Ballroom Marfa Art Fund


An Introduction to Sweet Sweetback’s Baadasssss Song

12 Jun 2013


Sweet Sweetback’s Baadasssss Song screens at 8pm on 12 June 2013 at the Crowley Theater in Marfa, Texas as part of Ballroom’s New Growth Film Program, co-curated by Rashid Johnson and Josh Siegel, MoMA. Admission is free and open to the public.

Note: For this screening, viewers under 17 will require an accompanying parent or adult guardian.

Sweet Sweetback’s Baadasssss Song is Melvin Van Peebles third movie, which he wrote, directed, produced, composed music for and starred in. Dedicated to “all the sisters and brothers who had enough of the man,” the film follows a young African American man on his flight from white authority. No studio would agree to fund the film, so Van Peebles financed it independently, shooting over a 19-day period, performing his own stunts and several unsimulated sex scenes. Sweet Sweetback is hailed as the beginning of blaxpoloitation as a genre and Van Peebles refused to submit the film to the all-white MPAA ratings board for approval. His opinion was that they were not a jury of his peers and they’d been approving crippling images of people of color for years, so why let them dictate his cinematic agenda? In the end, the film received an X-rating and Van Peebles made T-shirts that read “Rated X by an all white jury,” and incorporated it into his marketing campaign.

In the book Sweet Sweetback’s Baadasssss Song: A Guerilla Filmmaking Manifesto, Van Peebles recounts that the idea for the film materialized during his first soul-searching and auto-erotic trip to the Mojave Desert. Looking out at the at an endless row of electric pylons sandwiched by sky and land, he thought it through:

from p. 67 …

“Anyway story-wise, I came up with an idea, why not the direct approach. Since what I want is the Man’s foot out of our collective asses, why not make the film about a brother getting the Man’s foot out of his ass. That was going to be the thing.

Now to avoid putting myself into a corner and writing something that I wouldn’t be able to shoot, I made a list of the givens in the situation and tried to take those givens and juggle them into the final scenario.


a. I wanted a victorious film. A film where niggers could walk out standing tall instead of avoiding each other’s eyes, looking once again like they’d had it.


a. Very delicate point. One of the problems faced by a black filmmaker (in fact any American independent filmmaker who wants to produce his own feature, just more so for a brother) is that Hollywood polishes its product with such a great deal of slickness and expensive perfection that it ups the ante. That is, if I made a film in black and white with poor sound, even if it had all the revolutionary and even story elements that anyone could hope it would have, brother would come out saying, well, shit, niggers can’t do anything right. I saw such and such a film in color and 35 mm and so on and so on, how come we have to make such rinky-dink stuff. Not realizing of course that the price of freedom is often poverty of means. Well I felt that this problem was a little too involved to attack, so I was determined that the film was going to look as good as anything one of the major studios could turn out.)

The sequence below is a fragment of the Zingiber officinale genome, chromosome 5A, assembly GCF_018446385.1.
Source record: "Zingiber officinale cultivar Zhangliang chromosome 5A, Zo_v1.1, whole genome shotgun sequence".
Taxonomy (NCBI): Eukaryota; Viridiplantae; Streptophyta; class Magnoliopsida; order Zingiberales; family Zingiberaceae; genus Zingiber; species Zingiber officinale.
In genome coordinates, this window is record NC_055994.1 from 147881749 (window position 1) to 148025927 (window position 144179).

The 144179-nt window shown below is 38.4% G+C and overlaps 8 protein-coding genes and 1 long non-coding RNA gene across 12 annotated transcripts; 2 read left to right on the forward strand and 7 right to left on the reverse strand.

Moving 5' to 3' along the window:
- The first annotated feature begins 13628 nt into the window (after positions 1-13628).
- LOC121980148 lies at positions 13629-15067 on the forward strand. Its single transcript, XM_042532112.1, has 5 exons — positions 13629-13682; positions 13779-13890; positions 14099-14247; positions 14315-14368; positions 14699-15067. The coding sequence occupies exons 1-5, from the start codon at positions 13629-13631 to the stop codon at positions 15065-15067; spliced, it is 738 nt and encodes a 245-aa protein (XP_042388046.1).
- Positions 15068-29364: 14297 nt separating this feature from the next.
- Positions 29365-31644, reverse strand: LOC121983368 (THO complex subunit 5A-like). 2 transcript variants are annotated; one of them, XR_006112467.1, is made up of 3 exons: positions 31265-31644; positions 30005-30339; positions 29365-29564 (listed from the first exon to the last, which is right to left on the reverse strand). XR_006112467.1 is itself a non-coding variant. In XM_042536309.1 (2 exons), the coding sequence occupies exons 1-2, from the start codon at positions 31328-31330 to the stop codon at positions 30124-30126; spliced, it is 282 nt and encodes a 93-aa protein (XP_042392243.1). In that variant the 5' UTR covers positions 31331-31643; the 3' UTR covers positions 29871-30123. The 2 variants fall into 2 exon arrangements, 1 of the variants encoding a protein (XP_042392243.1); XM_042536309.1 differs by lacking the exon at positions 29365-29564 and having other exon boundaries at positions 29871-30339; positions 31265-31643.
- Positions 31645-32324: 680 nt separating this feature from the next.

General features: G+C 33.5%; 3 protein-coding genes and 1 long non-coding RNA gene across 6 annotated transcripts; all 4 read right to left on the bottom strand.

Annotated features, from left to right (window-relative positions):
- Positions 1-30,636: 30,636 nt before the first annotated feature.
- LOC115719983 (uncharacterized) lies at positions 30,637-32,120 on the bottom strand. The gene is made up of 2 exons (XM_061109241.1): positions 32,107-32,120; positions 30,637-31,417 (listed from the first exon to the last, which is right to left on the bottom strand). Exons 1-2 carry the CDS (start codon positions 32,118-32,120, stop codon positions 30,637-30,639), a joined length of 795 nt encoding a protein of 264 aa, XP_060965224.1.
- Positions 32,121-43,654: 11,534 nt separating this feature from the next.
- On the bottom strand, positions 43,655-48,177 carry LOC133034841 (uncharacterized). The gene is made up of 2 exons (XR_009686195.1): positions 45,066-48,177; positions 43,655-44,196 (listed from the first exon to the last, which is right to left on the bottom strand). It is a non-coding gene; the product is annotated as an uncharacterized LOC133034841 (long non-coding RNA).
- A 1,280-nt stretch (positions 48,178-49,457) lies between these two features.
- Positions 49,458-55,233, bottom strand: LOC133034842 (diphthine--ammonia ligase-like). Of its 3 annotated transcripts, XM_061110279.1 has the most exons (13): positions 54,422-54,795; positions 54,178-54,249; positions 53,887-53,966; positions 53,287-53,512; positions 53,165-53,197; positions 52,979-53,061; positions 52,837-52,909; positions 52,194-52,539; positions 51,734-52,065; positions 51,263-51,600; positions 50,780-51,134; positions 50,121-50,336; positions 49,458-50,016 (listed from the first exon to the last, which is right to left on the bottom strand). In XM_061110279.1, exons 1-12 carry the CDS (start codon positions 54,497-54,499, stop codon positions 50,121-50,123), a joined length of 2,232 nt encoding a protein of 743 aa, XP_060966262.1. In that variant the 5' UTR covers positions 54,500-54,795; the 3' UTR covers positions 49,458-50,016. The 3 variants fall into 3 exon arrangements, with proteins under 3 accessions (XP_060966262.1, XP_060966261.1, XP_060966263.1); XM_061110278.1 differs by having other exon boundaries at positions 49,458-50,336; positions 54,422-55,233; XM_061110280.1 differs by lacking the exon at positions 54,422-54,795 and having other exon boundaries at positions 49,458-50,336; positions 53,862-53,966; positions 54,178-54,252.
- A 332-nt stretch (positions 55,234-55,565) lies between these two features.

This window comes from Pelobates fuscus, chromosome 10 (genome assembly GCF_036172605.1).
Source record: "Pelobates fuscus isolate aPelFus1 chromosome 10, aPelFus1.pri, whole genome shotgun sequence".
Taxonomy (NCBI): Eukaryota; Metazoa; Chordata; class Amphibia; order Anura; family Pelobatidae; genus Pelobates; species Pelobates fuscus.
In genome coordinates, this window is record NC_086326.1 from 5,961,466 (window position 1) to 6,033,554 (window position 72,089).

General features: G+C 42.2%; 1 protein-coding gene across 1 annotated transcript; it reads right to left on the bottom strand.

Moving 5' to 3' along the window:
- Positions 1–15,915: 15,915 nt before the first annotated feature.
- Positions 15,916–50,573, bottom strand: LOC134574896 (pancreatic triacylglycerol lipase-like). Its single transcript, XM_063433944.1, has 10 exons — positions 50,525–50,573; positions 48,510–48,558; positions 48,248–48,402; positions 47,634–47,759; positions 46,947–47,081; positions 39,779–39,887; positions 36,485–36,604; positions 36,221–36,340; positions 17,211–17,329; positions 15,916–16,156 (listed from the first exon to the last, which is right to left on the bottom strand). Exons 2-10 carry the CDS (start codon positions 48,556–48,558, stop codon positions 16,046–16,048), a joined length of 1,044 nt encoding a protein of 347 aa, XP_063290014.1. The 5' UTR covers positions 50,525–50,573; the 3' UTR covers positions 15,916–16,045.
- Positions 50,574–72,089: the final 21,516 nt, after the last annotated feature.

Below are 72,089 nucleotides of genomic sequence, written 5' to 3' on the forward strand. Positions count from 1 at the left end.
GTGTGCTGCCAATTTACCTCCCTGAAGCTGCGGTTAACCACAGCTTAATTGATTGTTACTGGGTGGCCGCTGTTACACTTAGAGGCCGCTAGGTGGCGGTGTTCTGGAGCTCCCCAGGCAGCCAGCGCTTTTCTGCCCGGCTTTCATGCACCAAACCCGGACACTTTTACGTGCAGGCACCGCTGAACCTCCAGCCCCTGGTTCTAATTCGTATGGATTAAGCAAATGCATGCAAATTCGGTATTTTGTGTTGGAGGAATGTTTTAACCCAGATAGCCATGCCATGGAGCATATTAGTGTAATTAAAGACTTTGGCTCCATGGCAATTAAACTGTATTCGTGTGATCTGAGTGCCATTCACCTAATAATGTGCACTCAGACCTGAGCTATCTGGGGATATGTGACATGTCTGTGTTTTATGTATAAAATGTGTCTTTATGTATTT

a. (I had no illusion about the attention level of people brain-washed to triviality.)

b. The film simply couldn’t be didactic discourse which would end up playing (if I could find a distributor) to an empty theater except fro ten or twenty aware brothers who would pat me on the back and say it tells it like it is.

c. If Brer is bored, he’s bored. One of the problems we must face squarely is that to attract the mass we have to produce work that not only instructs but entertains.

d. It must be able to sustain itself as a viable commercial product or there is no commercial product or there is no power base. The Man has an Achilles pocket and he might go along with you if at least there is some bread in it for him. But he ain’t about to go carrying no messages for you, especially a relevant one, for free.


a. I wanted 50 percent of my shooting crew to be third world people. (This could conflict with point 2 if a script was not developed extremely carefully.) So at best a staggering amount of my crew would be relatively inexperienced. Specifically, this meant that any type of film requiring an enormous technical sophistication at the shooting stage would not be possible.



b. Normal financing channels probably closed.


a. I would have to expect a great deal of animosity from the film media (white in the first place and right wing in the second) at all levels of filmmaking. (I would have to double check my flanks at all times and not expose myself to the possibility of racism in everything from keeping tight security about the ‘real’ script to choosing location to dealing with the labs and perhaps a portion of the cast and crew too. As costly as it would be, I felt I would have to leave myself a security margin.)




c. I would have to write a flexible script where emphasis could be shifted. In short, stay loose.

I suppose I could have made an infinite list of liabilities and assets, especially liabilities… but anyway.”

Excerpted from Melvin Van Peebles’ Sweet Sweetback’s Baadasssss Song: A Guerilla Filmmaking Manifesto.

– Erin Kimmel, Associate Curator

Sweet Sweetback’s Baadasssss Song screens at 8pm on 12 June 2013 at the Crowley Theater in Marfa, Texas as part of Ballroom’s New Growth Film Program, co-curated by Rashid Johnson and Josh Siegel, MoMA. Admission is free and open to the public.

Note: For this screening, viewers under 17 will require an accompanying parent or adult guardian.

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